Trump Attacks the Ronald Reagan Foundation and Fox News as Poll Numbers Sink

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Donald Trump attacked two conservative bastions over the weekend in an outburst that was likely caused by his consistently poor performance in national polls.

The President took aim at Fox News – a reliably conservative network that he sometimes claims is insufficiently loyal – but he also attacked the Ronald Reagan Presidential Foundation and Institute.

The Reagan Foundation asked the Republican National Committee not to use the late president’s image in campaign materials. Trump was also angered to learn that the foundation’s chairman is also publisher and CEO of The Washington Post.

So the Washington Post is running the Reagan Foundation, and RINO Paul Ryan is on the Board of Fox, which has been terrible,” the President wrote.

So the Washington Post is running the Reagan Foundation, and RINO Paul Ryan is on the Board of Fox, which has been terrible. We will win anyway, even with the phony @FoxNews suppression polls (which have been seriously wrong for 5 years)! https://t.co/fOi3AROxuz read more

Opinion: Trump’s Attack on Land, Environment Undermines American Lives and Economy

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Ronald Reagan notoriously once asked, “Where would this country be without this great land of ours?”

As ridiculous as Reagan sounded asking that question, the question has taken on a renewed seriousness given Donald Trump’s assault on the American land itself and thus, by extension, we Americans who depend on a safe and well-managed environment to provide clean water and myriads of other resources to make our lives possible.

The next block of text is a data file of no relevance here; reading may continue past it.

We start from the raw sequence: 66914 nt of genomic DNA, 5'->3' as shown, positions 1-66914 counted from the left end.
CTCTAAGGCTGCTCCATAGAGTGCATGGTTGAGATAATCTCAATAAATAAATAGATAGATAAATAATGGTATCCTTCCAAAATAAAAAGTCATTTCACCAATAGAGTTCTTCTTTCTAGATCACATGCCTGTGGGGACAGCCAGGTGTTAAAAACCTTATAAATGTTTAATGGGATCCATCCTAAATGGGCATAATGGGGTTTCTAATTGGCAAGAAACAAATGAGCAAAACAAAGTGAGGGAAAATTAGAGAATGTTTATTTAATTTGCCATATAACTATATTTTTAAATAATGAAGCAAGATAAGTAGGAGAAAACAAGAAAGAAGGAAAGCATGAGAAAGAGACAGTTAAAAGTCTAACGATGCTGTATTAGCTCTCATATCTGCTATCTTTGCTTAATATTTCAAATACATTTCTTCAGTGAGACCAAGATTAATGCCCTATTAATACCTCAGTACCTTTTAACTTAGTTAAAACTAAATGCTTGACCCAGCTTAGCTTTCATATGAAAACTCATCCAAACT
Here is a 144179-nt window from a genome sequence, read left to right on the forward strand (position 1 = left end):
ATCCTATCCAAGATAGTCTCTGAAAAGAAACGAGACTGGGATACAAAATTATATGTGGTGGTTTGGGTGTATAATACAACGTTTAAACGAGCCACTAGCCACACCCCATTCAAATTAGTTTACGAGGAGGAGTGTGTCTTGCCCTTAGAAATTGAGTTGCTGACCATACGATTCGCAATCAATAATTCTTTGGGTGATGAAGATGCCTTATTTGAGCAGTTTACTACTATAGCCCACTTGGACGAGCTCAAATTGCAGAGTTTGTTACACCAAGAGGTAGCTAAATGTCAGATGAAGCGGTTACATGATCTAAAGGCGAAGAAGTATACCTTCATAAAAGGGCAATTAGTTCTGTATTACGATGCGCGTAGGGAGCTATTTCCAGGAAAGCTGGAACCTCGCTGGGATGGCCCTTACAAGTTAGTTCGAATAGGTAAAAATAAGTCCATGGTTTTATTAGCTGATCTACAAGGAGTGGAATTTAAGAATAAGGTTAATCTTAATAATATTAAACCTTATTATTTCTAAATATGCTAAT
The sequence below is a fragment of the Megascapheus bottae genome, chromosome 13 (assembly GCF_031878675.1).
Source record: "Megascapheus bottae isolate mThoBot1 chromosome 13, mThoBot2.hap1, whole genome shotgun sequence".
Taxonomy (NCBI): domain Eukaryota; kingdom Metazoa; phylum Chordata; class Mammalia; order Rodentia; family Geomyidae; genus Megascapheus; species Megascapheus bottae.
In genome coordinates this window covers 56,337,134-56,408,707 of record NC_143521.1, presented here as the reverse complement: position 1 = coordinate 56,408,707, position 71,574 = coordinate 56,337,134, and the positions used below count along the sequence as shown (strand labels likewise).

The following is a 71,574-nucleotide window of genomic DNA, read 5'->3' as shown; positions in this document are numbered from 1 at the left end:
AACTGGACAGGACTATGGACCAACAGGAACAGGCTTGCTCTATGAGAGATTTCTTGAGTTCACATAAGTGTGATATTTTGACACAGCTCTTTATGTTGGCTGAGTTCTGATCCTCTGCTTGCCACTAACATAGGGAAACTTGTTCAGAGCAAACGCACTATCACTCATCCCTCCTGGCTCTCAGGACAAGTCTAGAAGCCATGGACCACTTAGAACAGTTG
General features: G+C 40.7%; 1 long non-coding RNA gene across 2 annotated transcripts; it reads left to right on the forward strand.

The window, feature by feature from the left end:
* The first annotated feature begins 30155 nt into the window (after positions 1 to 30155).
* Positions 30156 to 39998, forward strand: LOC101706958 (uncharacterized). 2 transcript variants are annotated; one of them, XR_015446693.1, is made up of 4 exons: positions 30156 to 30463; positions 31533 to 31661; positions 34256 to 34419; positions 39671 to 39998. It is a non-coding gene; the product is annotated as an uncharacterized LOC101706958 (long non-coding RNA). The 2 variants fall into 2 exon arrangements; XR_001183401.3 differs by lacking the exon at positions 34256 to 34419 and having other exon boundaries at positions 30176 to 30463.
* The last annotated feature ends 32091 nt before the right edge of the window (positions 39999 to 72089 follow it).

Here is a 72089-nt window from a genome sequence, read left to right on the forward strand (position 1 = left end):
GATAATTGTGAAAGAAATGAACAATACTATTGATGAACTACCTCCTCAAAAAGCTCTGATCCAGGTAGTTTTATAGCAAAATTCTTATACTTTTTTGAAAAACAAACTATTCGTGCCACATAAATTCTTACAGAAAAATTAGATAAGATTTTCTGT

And I’m not just talking about the fact that William Perry Pendley, appointed last July to head the Bureau of Land Management, which oversees a substantial chunk of the nation’s publicly-owned lands, advocates for selling off public lands, basically robbing taxpayers of this “great land” and hence “this country.”  Pendley would indeed prefer to leave Americans pondering literally the question Reagan asked.

I’m talking about the fact that Trump has proudly rolled back not just Obama-era regulations spelled out in the 2015 Waters of the United States rule but also key elements of the Clean Water Act legislated in 1972 and amended multiple times in the 1970s and 1980s to ensure Americans had access to clean water by regulating the dumping of pollution into the nation’s surface waters, including lakes, rivers, streams, wetlands, and coastal areas.

Without a lot of fanfare, Trump issued the Navigable Waters Protection rule at the tail-end of last January, completing his obliteration of the Obama administration’s water protections—and worse. Derrick Z. Jackson, a Fellow of the Union of Concerned Scientists, points out, Trump’s rule is somewhat ironically named, allowing clear navigation for polluters.

Coral Davenport, writing for The New York Times, elaborates the damage of trump’s roll-back, writing, “The new water rule for the first time in decades allow landowners and property developers to dump pollutants such as pesticides and fertilizers directly into hundreds of thousands of waterways, and to destroy or fill in wetlands for construction projects.”

Her reporting highlights the actually informed perspective of Blan Holman, a lawyer specializing in federal water policy at the Southern Environmental Law Center.  In Holman’s expert judgment,

“This will be the biggest loss of clean water protection the country has ever seen. This puts drinking water for millions of Americans at risk of contamination from unregulated pollution. This is not just undoing the Obama rule. This is stripping away protections that were put in place in the ’70s and ’80s that Americans have relied on for their health.” read more